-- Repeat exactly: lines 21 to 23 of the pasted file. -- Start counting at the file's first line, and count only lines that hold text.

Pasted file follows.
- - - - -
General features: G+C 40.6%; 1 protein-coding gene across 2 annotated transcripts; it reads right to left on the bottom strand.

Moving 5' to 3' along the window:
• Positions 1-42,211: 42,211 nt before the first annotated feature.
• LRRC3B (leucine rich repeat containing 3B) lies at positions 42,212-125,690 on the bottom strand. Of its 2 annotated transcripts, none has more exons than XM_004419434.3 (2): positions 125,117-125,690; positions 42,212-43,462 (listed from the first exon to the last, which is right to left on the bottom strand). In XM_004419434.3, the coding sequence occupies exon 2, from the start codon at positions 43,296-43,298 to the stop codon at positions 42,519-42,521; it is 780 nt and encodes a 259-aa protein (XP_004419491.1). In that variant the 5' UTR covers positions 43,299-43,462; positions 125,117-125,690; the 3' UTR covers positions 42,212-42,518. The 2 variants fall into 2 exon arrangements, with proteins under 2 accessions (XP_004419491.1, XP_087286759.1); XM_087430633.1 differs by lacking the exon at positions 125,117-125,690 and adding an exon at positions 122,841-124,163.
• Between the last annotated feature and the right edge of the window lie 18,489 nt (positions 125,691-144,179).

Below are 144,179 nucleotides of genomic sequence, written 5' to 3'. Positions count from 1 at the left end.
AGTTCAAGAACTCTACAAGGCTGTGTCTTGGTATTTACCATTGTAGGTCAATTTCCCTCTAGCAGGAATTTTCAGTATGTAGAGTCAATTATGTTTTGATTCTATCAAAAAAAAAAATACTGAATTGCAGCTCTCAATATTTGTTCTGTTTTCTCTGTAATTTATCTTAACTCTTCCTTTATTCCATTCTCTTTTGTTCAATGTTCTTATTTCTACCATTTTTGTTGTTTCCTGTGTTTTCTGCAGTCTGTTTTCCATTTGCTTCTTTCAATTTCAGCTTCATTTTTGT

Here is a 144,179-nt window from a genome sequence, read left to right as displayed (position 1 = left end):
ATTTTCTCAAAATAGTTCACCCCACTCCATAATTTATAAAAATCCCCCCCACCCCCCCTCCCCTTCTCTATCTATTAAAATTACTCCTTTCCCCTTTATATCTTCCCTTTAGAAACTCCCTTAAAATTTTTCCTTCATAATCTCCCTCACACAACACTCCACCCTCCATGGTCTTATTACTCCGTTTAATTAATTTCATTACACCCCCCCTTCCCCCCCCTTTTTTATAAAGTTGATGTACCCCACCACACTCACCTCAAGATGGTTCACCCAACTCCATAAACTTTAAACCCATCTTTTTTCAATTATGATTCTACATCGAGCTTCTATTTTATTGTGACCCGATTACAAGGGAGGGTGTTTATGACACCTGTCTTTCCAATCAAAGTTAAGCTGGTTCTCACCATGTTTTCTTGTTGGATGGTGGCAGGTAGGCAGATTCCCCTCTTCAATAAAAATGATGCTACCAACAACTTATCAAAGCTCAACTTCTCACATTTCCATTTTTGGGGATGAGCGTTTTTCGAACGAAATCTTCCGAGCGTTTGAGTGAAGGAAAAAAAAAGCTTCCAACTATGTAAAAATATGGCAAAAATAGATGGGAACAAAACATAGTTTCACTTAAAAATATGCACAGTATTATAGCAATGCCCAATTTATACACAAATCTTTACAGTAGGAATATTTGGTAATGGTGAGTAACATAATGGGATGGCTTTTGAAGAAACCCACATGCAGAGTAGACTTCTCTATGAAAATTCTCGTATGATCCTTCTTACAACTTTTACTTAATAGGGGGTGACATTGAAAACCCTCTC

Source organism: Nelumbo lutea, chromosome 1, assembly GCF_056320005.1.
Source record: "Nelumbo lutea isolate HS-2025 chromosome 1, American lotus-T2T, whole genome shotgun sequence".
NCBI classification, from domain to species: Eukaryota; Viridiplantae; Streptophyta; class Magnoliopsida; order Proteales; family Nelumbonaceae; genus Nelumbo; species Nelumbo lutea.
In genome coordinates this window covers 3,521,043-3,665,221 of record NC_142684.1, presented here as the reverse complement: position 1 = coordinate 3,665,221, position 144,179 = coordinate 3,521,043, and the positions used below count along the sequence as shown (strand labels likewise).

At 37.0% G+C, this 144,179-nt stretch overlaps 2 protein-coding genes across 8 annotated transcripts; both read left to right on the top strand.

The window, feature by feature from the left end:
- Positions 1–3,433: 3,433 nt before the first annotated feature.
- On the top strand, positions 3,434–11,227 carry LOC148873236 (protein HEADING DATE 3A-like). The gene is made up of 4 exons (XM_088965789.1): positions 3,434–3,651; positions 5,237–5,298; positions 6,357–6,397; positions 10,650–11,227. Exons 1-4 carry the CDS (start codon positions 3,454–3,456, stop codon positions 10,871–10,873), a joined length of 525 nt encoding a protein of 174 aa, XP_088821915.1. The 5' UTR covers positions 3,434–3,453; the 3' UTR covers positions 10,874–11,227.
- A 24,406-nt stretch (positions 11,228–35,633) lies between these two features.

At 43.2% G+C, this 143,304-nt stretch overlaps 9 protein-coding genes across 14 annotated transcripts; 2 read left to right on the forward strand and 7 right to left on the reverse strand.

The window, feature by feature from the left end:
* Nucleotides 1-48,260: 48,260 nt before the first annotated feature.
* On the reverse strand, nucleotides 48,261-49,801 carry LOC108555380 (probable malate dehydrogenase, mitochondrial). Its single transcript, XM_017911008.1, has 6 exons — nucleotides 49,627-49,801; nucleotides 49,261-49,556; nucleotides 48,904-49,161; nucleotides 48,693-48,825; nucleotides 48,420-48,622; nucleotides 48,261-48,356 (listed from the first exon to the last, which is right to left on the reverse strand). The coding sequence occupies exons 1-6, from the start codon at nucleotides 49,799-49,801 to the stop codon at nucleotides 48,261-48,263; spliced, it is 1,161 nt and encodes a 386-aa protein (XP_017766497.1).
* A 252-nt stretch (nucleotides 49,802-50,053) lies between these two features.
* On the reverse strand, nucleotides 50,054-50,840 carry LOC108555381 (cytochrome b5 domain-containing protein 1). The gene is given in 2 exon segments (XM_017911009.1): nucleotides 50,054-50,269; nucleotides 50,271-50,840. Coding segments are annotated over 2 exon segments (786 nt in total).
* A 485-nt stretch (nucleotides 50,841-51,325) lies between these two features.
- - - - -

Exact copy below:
* Nucleotides 1-48,260: 48,260 nt before the first annotated feature.
* On the reverse strand, nucleotides 48,261-49,801 carry LOC108555380 (probable malate dehydrogenase, mitochondrial). Its single transcript, XM_017911008.1, has 6 exons — nucleotides 49,627-49,801; nucleotides 49,261-49,556; nucleotides 48,904-49,161; nucleotides 48,693-48,825; nucleotides 48,420-48,622; nucleotides 48,261-48,356 (listed from the first exon to the last, which is right to left on the reverse strand). The coding sequence occupies exons 1-6, from the start codon at nucleotides 49,799-49,801 to the stop codon at nucleotides 48,261-48,263; spliced, it is 1,161 nt and encodes a 386-aa protein (XP_017766497.1).
* A 252-nt stretch (nucleotides 49,802-50,053) lies between these two features.